Dismiss Notice
Join Physics Forums Today!
The friendliest, high quality science and math community on the planet! Everyone who loves science is here!

Homework Help: Factorial in example problem, I'm confused

  1. Dec 1, 2004 #1
    I'm confused from one step to the next in the book.

    In the first step, they have (n+1)!

    then in the next step the write that as (n+1)n!


    so (n+1)! = (n+1)n! ?

    I don't understand that, can someone explain it to me ? ( I am very unfamiliar with factorials, this is like some of the first times I have seen it in computations.
     
  2. jcsd
  3. Dec 1, 2004 #2
    Let's take a general case:
    [tex]a!=a(a-1)(a-2)(a-3)...[/tex]
    So in the problem:
    [tex](n+1)!=(n+1)(n+1-1)(n+1-2)(n+1-3)(n+1-4)...=(n+1)(n)(n-1)(n-2)(n-3)...[/tex]
    Now you can see that the terms after [itex](n+1)[/itex] are just [itex]n![/itex], according to our general definition above, so:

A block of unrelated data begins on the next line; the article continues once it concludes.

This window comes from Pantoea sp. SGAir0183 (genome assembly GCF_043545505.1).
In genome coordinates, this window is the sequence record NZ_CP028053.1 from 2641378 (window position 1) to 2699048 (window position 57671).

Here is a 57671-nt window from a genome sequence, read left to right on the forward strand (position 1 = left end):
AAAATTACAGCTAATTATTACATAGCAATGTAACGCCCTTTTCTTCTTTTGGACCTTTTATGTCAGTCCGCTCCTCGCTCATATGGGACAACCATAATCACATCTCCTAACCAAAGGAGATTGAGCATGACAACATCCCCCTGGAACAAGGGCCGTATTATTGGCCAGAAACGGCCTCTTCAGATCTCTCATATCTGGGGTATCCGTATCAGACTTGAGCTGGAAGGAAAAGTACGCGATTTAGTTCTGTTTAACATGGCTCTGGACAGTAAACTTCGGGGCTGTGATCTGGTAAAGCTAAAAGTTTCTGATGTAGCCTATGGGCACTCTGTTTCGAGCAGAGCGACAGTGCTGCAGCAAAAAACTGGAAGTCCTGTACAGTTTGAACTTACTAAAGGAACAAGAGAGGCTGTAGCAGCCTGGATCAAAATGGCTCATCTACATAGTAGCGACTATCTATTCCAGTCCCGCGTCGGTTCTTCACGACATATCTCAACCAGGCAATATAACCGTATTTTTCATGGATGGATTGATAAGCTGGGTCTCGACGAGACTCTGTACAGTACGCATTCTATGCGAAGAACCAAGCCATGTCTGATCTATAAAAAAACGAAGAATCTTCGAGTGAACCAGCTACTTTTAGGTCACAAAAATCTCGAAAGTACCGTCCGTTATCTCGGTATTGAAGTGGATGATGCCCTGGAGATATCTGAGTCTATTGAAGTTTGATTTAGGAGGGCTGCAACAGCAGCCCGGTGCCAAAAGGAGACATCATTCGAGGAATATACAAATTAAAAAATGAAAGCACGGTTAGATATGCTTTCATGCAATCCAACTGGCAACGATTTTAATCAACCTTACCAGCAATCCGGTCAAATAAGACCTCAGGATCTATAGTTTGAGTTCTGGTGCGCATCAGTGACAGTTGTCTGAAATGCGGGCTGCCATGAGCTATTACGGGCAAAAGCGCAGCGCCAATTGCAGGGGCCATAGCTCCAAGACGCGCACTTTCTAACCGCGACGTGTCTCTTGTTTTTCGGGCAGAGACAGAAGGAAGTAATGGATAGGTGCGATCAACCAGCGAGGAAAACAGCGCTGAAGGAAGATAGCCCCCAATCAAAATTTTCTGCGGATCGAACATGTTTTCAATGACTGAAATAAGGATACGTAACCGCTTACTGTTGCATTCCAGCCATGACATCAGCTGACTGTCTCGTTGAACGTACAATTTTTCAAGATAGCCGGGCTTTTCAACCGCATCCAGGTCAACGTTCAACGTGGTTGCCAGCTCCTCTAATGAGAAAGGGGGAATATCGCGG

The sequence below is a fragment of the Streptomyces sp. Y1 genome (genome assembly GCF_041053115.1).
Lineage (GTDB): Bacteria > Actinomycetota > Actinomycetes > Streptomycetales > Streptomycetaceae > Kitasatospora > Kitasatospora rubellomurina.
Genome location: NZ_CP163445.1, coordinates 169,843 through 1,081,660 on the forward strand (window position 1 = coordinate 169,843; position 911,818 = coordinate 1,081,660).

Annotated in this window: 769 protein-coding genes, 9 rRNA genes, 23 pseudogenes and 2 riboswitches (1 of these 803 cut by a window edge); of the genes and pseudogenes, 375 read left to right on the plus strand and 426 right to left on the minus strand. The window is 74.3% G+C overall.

[tex](n+1)!=(n+1)n![/tex]
     
  4. Dec 1, 2004 #3
    The easiest way to see it is a concrete example I think. Take n as 5... then (n+1)! is 6! , which is 6*5*4*3*2*1. (n+1)n! is the same thing because n+1 is 6, then n! is 5*4*3*2*1, giving you 6*5*4*3*2*1.

    edit: posted late I guess :rolleyes:
     
  5. Dec 1, 2004 #4
    n! = 1 *2 * 3 ... *n

    (n + 1)! = 1 * 2 * 3 ... *n *(n+1)

    Since 1*2*3...*n = n!, you can rewrite the statement so that

    (n+1)! = (n+1)n!
     
  6. Dec 1, 2004 #5
    Ohhh i get it now, thanks guys! all of your responses helped me visualize it, ty.
     
Share this great discussion with others via Reddit, Google+, Twitter, or Facebook